After all, your product will always have a primary “reason for being”. It might be designed for lead generation, education, recruitment, entertainment, or anything else for that matter.
This is important, because at any given moment, you might have dozens of potential iterations to plan and prioritize. Always focus on those that make the biggest difference to your customers and are most closely related to your primary purpose.
From a product management perspective, anything else is just a “nice to have”.
Being a product manager can sometimes feel like turning around a struggling business, because you need to figure out what’s holding you back and limiting your potential before you can plan any potential iterations.
That’s where user feedback comes in. Your end users are the people who have the most hands-on experience with your product, so their opinions matter.
Dig into their suggestions and any problems they’ve encountered, grouping them together where possible. Then ask yourself: are these the real problems, or just symptoms of something larger?
Once you’ve identified the root cause of any product issues, you can start strategizing on potential solutions.
7. Technical Expertise
Okay, so you don’t need to be a developer to make it as a product manager. No one’s expecting you to code a new app from start to finish –– that’s a whole different job.
But if you’re going to make it as a product manager, you should definitely possess some level of technical understanding.
Particularly for product managers who work with software, apps, and other digital products, the more technical knowledge you have, the better. You’ll need to be able to work with engineers to identify problems, find solutions, and generally ensure your product meets the mark from a design, user experience, and functionality perspective.
Sitting between the development team and the end users, while also speaking to other leaders throughout the business, means product managers have to deal with a whole lot of stakeholders.
Those stakeholders have different priorities and goals, as well as different levels of technical knowledge.
That’s why empathy is one of the most important soft skills a product manager can possess. You’ll frequently find yourself acting as the “voice of the customer” during internal meetings, so you need to understand their priorities, and explain them in a way that resonates with your developers.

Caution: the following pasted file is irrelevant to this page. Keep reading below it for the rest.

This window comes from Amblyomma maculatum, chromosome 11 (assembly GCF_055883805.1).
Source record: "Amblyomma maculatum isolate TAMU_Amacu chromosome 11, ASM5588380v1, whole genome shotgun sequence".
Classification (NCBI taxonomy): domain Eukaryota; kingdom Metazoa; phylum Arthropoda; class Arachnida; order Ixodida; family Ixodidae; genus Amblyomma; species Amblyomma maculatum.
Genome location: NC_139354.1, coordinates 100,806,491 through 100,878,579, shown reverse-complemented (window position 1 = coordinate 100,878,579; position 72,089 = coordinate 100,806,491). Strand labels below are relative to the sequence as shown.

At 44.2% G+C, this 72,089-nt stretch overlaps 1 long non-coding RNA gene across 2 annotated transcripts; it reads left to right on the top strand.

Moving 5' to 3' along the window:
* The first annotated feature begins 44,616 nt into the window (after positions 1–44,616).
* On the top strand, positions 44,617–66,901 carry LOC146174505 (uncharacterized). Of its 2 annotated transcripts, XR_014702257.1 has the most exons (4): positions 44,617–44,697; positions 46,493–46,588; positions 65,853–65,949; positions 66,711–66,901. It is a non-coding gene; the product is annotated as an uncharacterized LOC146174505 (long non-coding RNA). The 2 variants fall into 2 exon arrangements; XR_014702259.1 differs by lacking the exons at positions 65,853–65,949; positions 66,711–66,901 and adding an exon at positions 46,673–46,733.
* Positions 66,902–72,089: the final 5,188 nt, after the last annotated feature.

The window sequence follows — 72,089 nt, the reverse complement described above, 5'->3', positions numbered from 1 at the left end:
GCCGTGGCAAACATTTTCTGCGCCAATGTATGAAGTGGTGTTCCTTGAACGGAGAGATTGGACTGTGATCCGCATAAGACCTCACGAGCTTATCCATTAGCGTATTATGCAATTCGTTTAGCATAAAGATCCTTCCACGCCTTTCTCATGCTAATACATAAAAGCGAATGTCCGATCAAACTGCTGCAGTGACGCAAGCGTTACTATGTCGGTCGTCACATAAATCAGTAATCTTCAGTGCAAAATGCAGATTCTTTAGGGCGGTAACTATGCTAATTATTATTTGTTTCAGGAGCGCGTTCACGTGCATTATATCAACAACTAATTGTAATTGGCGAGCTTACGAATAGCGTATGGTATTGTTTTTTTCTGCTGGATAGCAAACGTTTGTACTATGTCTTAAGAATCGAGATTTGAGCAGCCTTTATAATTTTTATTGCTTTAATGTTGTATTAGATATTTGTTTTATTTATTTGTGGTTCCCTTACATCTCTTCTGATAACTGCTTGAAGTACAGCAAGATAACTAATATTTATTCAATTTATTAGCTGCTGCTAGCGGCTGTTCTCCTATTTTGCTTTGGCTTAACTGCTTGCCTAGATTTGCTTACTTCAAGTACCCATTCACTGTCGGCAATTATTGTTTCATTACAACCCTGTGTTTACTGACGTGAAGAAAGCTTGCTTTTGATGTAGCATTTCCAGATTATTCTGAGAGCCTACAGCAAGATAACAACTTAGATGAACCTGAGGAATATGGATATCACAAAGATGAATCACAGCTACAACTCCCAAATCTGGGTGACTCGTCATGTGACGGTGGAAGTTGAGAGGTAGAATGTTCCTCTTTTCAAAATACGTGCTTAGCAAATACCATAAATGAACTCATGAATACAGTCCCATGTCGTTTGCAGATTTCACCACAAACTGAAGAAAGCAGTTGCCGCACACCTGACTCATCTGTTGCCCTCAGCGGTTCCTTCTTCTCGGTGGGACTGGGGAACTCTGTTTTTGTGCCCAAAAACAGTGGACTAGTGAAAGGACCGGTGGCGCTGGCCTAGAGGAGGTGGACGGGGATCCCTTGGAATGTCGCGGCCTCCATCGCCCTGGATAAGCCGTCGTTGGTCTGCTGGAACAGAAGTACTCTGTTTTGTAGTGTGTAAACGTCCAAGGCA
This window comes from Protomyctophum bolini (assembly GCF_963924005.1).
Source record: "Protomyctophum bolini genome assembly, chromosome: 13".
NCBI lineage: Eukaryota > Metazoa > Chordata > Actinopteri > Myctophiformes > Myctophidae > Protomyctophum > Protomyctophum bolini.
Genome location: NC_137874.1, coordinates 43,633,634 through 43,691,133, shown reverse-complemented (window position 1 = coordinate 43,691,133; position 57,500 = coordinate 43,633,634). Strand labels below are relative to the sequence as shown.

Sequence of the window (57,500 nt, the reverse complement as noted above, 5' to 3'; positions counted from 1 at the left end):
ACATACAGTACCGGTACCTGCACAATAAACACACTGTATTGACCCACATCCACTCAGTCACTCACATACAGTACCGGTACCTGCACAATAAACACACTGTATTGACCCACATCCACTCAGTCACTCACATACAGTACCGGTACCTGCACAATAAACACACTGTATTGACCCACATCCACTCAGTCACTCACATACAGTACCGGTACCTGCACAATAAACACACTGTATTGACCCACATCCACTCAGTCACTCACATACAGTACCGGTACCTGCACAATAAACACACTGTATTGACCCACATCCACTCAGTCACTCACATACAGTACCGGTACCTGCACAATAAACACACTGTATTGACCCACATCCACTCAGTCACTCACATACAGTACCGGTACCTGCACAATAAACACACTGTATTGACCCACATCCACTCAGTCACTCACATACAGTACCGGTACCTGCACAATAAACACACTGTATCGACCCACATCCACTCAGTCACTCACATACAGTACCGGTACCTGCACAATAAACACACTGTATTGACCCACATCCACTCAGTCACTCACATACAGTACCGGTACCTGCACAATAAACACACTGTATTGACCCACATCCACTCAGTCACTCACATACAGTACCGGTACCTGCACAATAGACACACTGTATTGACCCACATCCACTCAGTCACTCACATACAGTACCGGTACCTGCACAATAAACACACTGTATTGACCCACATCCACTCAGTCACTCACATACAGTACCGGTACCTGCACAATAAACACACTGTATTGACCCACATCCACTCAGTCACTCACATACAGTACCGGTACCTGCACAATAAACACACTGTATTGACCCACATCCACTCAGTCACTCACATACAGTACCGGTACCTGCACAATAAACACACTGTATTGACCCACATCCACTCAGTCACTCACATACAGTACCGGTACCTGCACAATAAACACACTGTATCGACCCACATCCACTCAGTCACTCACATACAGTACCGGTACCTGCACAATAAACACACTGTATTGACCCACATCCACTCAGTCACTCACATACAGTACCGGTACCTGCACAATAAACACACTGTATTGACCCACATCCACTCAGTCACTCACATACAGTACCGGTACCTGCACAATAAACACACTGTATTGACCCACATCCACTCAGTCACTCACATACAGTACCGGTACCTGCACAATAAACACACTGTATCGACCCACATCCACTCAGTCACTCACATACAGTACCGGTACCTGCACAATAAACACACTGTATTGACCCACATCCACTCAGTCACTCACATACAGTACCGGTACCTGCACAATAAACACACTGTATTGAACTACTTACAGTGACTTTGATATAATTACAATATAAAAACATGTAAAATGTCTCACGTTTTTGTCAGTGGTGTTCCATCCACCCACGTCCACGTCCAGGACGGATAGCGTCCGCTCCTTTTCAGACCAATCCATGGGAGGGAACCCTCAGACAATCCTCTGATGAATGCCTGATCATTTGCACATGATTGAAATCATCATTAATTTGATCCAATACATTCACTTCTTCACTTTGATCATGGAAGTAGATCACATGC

9. Marketing Nous
Remember, no one has to use your product. There’s always another choice (or more likely, dozens of choices).
As such, product managers also need to develop excellent marketing skills so they can make their product as attractive as possible to their audience.
That means understanding the real-world benefits of your product or service, and positioning them in a way that stands out from the competition. You’ll also need to keep pace with changes in demand and develop marketing strategies to support the launch of new products or features.
Remember: even the best product managers can’t do it all alone!
Effective delegation doesn’t mean giving all of your work to other people. Instead, it means understanding the strengths (and weaknesses) of individual developers, and assigning tasks accordingly.
Additionally, it’s about clearly setting out your expectations for a task so there’s no ambiguity around what needs to be achieved, and resisting the urge to micromanage individual actions. After all, if you spend the whole time scrutinizing every tiny action, you might as well have done the whole thing yourself.
As you see, becoming a successful product manager requires a variety of skills, ranging from technical knowledge to empathy and communication. Many of these skills are developed and polished in practice. The 5-month product management course at Wild Code School includes a lot of hands-on experience so that graduates would feel confident on the job. Its syllabus is based on the practical knowledge employers are seeking in today’s dynamic job market.
About the author
Phil is a freelance writer specializing in all things digital marketing. He worked agency-side in the UK for 10 years, before leaving when he realized he could basically do this job from anywhere. Beyond marketing, he loves travel, his cat, and wearing a vest under an open shirt. Connect with him on LinkedIn.